The phone rang at work. I was rescued by a call from a nutcase in Gig Harbor, haven of the toney rich. A guy with six cars on his account--3 BMWs, 1 Lex and 2 Cadillacs--went stark raving berserk because of a twenty-five cent error on his bill. He'd been in queue for 45 minutes and proceeded to raise hell for twenty more minutes over a twenty-five cent error that could be fixed in seconds.
Epiphany. I was talking to myself...or to an echo of myself in a rage over an address I couldn't find for my life. But, talking to this nut, I knew: I was only angry on the surface at the bad address...just as he was only angry on the surface at the missing quarter. I was angry because this bizarre mishap seemed to embody--well, many things. In fact, all the things that are beyond my absolute control: from book sales to age discimination.
Epiphany 2. I've roamed the world, often solo, and always found my way. I've moved from coast to coast 7 times--almost always with no job or apartment lined up. I've navigated emotional, physical and financial challenges. And yet a Little Freaking Beastie knew that the right way to bring me down was not with something huge...but something insultingly tiny.
I'd reached the point that you all know:
I began to act decisively, shifting into analytical mode:
1) Amazon's not insane. But it's capable of being unclear. Possibly I was reading their directive too literally: 800 5th Ave was clear. But should I really be looking for 5th Ave GARAGE?
2) I would not wuss out by calling a cab and paying somebody to help me.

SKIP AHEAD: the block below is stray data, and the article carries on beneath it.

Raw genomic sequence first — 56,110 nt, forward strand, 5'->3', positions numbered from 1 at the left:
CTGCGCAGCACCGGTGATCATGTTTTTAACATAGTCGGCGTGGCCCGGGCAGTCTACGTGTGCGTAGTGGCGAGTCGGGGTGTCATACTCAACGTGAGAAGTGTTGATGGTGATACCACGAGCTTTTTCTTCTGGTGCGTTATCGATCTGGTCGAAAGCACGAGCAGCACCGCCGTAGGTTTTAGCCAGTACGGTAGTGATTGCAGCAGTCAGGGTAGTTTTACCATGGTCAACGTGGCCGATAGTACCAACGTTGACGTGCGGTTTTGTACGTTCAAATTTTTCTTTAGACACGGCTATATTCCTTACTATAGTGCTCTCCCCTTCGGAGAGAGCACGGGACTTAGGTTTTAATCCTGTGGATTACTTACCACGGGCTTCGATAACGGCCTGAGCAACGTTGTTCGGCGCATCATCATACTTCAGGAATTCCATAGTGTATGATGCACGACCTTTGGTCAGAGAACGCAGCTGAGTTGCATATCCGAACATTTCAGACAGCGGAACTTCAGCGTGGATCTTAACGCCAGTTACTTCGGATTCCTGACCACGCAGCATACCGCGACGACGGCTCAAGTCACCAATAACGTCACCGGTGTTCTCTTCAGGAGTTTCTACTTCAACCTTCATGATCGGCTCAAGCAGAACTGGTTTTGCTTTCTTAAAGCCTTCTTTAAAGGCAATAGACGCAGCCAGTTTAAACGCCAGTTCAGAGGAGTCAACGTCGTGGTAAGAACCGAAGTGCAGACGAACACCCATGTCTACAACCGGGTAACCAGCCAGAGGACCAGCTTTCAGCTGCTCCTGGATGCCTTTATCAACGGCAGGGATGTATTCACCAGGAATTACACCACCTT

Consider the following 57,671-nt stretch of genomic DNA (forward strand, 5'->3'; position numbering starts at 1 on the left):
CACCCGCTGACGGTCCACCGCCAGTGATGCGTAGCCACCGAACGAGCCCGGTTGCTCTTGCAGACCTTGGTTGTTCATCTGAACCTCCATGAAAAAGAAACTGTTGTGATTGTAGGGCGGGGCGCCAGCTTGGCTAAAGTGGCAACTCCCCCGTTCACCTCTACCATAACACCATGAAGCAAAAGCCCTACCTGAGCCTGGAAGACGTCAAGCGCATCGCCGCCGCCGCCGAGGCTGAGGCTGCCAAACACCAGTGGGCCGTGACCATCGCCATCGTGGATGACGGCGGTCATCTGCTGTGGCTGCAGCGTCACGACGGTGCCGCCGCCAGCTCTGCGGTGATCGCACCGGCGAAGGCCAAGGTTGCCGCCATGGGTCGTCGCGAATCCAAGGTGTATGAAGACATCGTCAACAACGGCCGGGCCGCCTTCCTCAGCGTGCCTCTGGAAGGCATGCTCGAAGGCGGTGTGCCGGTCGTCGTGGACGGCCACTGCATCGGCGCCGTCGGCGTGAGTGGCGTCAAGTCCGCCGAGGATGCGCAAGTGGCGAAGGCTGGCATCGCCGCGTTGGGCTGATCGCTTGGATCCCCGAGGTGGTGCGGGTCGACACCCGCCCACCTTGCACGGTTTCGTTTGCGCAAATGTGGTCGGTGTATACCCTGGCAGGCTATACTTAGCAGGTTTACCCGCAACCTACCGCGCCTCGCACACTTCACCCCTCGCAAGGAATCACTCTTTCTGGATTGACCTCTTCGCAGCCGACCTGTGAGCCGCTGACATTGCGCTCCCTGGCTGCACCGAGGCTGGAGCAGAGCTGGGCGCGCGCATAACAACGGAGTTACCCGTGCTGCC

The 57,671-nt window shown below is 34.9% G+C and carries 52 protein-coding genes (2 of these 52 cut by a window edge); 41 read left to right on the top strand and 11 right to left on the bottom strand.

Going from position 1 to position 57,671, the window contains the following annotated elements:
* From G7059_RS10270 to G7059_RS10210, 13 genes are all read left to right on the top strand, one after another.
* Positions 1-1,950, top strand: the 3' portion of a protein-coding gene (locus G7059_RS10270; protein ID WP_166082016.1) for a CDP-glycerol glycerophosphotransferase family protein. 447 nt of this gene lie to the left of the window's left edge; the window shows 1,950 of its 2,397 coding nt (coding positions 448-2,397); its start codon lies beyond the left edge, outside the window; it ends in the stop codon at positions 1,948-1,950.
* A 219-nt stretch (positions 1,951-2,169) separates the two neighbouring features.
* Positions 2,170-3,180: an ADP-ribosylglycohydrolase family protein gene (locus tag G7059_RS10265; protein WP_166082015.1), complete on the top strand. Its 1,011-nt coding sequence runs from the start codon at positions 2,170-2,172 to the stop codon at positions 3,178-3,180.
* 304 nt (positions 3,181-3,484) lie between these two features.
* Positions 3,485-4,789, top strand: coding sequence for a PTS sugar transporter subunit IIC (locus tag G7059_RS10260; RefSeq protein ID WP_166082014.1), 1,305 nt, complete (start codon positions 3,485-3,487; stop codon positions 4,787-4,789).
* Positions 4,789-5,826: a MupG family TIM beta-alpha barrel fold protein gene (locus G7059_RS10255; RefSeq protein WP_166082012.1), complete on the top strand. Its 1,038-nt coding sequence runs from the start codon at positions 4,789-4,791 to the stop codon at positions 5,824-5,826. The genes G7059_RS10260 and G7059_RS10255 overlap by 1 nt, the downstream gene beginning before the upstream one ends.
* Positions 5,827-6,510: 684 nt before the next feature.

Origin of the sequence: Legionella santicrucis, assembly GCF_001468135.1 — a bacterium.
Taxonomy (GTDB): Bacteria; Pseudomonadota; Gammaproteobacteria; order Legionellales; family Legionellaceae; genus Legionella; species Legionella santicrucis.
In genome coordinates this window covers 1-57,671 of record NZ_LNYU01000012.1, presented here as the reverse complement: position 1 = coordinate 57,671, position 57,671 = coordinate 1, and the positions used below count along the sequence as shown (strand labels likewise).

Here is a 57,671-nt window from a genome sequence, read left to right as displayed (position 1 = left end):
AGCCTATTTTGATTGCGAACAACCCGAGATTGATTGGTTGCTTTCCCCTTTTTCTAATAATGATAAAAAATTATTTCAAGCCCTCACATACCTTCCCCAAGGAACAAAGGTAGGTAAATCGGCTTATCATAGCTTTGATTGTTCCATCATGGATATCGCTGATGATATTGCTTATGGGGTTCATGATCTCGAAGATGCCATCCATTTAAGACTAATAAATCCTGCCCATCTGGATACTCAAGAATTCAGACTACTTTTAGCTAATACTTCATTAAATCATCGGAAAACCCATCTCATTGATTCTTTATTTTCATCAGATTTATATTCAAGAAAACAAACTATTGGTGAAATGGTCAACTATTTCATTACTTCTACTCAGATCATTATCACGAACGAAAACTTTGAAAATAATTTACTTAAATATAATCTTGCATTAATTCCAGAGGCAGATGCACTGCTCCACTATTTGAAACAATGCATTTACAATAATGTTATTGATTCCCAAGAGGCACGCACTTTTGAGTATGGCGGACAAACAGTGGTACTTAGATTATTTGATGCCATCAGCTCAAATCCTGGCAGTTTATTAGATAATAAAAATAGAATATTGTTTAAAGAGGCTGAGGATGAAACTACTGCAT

3) I would--and did--succeed in finding a building obscurely numbered 800. It was a Bank of America, apparently nestled in a superstructure.
4) No GARAGE in sight at this 800 5th Ave. But wait...If B of A owned the entire superstructure--and, say, it spanned an entire block...then the number 800 would refer to the entire block, all sides.
5) Sooooo...800 5th Ave would refer to all sides of the building. And 800 5th Ave GARAGE wasn't the name of the parking lot but was, possibly, a garage servicing the whole city-block address.
6) In a 10-15 minute walk I could cover the other three sides of the block. I began on the south side and--
Voila. I spied the entrance to an underground garage and in thirty paces I saw the Amazon lockers.
I couldn't have been happier if I'd chanced on El Dorado.
What joy! I felt as proud and blissed-out as the day I first set foot in San Francisco after nearly 4 days on a bus, with $300 in my pocket, no job and nowhere to live. I went home with my party comfort food...set everything up lovingly...and sat down to savor a classic film that would be worth my bout with the Little Freaking Beastie.
Welllll...The food was fine. But the film that might have landed me in the emergency ward? It sucked. Assante was superb but the film was a mess. A bitchness of embarassments,
The moral of the story? I won't allow myself to forget the fool with the quarter or the other fool with his DVD. I'll set my sights on things that count, knowing and accepting that I can't control the outcomes....but that I can better my chances if I keep Little Freaking Beasties from dividing my focus and spirit.